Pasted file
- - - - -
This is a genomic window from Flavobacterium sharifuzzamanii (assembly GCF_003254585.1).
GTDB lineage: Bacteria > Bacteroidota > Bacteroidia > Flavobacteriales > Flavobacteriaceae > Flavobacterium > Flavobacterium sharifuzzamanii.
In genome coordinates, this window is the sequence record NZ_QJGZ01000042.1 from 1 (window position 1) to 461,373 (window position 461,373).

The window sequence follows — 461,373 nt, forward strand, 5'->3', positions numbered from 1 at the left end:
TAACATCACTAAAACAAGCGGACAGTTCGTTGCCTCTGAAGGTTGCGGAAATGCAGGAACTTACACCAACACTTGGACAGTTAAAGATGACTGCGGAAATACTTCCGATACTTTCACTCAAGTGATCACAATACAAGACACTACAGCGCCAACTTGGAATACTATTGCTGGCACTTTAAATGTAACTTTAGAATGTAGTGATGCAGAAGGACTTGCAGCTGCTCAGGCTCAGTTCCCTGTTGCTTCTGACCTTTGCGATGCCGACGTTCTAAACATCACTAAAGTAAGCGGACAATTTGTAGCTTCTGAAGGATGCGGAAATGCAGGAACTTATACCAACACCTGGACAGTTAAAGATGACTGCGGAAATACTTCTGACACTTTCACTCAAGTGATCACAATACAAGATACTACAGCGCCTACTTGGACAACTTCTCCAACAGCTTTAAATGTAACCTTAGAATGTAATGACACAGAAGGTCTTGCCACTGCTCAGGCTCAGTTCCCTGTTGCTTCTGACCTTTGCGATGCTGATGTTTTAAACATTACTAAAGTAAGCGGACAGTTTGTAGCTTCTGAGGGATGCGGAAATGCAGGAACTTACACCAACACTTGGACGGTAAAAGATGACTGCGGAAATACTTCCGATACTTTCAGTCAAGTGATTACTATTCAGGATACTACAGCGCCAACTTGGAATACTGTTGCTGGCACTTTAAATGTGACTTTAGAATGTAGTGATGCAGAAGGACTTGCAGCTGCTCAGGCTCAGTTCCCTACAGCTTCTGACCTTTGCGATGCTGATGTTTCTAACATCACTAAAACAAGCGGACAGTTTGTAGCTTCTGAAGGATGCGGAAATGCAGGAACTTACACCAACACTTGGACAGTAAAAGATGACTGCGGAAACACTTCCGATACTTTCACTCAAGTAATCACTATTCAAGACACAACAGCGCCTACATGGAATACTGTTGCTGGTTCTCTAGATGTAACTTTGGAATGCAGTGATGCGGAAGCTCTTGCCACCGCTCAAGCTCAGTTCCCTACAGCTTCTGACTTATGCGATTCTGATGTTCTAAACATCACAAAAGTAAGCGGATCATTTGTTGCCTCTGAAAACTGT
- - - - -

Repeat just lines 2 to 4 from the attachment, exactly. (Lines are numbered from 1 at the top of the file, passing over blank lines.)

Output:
GTDB lineage: Bacteria > Bacteroidota > Bacteroidia > Flavobacteriales > Flavobacteriaceae > Flavobacterium > Flavobacterium sharifuzzamanii.
In genome coordinates, this window is the sequence record NZ_QJGZ01000042.1 from 1 (window position 1) to 461,373 (window position 461,373).

The window sequence follows — 461,373 nt, forward strand, 5'->3', positions numbered from 1 at the left end: